CHARLESTON — The Canadian model predicts four days at sea, the U.S. model predicts three, and the European model … well, that’s a bit much to run just for a delivery. Either way, the current course of Charleston to New York is significantly shorter than the one slated to start in about two weeks: an attempt to beat the monohull record for New York to San Francisco via Cape Horn.
The goal for that trip is 40 days, though the time to beat is a little over 57, a target set by Yves Parlier on Aquitaine Innovations in 1998. Veteran Italian sailor Giovanni Soldini will guide Maserati — a Volvo Open 70 modified to be significantly lighter — across some 15,000 miles, possibly more depending on whether the winds cooperate. And it’s especially hard to get them to go your way around the treacherous tip of South America.
Bjoern is the on-board photographer for the Charleston to New York leg, a 600-mile journey that brings Maserati around another troublesome Cape — Cape Hatteras — although barrier islands don’t look quite as intimidating as massive rocky cliffs blasted by a roiling Southern Ocean.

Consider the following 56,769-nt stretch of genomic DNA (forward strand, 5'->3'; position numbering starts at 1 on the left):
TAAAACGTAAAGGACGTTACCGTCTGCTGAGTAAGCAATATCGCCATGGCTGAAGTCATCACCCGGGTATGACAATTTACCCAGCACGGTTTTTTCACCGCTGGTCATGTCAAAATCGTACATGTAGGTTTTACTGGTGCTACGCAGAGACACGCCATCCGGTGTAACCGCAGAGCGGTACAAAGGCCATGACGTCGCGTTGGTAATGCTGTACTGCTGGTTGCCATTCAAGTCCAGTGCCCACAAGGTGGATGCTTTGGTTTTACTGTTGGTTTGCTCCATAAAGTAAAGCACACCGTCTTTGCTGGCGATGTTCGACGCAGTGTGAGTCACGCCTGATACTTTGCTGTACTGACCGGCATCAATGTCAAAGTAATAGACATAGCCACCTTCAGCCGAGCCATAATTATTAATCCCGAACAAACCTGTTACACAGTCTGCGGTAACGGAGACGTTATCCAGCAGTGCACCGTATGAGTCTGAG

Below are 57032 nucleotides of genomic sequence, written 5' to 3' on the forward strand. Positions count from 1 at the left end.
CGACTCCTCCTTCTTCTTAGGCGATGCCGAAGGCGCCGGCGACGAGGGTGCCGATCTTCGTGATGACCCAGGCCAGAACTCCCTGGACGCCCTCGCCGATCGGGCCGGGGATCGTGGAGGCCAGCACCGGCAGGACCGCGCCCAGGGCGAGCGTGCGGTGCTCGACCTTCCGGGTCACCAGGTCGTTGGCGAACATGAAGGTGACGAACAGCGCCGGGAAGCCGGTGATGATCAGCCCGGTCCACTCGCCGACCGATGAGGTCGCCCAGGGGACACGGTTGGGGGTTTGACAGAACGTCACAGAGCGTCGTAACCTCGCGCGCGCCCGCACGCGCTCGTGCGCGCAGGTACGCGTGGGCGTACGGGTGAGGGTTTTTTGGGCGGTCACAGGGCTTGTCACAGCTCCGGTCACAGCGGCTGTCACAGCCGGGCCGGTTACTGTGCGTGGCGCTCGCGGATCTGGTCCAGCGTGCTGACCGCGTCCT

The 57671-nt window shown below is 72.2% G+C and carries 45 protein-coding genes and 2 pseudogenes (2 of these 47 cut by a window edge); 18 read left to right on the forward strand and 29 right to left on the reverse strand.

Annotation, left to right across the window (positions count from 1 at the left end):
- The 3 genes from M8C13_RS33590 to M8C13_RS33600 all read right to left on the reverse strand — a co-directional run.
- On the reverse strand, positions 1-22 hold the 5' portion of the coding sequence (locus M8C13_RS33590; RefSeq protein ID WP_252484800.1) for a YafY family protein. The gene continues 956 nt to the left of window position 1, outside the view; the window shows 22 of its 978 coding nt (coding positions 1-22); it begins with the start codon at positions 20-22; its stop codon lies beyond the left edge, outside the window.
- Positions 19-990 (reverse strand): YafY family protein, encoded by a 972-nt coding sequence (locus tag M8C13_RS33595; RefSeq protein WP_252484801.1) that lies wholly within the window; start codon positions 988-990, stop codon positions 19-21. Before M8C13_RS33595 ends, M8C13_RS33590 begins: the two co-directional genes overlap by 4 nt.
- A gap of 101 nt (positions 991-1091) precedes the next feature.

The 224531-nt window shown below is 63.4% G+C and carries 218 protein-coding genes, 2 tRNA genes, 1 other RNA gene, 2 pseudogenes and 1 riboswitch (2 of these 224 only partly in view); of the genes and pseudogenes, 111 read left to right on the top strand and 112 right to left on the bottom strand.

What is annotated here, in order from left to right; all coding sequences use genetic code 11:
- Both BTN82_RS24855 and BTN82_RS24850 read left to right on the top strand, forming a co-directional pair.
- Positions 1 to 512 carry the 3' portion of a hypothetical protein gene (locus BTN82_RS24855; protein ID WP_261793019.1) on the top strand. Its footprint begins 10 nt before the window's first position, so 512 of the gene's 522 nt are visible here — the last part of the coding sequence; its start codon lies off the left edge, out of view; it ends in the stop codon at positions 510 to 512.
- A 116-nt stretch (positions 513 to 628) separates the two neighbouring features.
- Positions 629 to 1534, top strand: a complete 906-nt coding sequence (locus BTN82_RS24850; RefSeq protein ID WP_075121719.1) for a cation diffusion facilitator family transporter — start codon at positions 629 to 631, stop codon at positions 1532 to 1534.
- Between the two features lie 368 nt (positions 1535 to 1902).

It’s been a long journey to the starting line for Soldini and crew. They spent an unanticipated 28 days at sea after leaving La Spezia in early October, sentenced to time in the Caribbean as they waited for Hurricane Sandy to blow through.
After about three weeks in Charleston, the team got underway today around 2 pm, and Bjoern managed to transmit a few on-board photos while he was still close enough to the coast to have reception. Enjoy!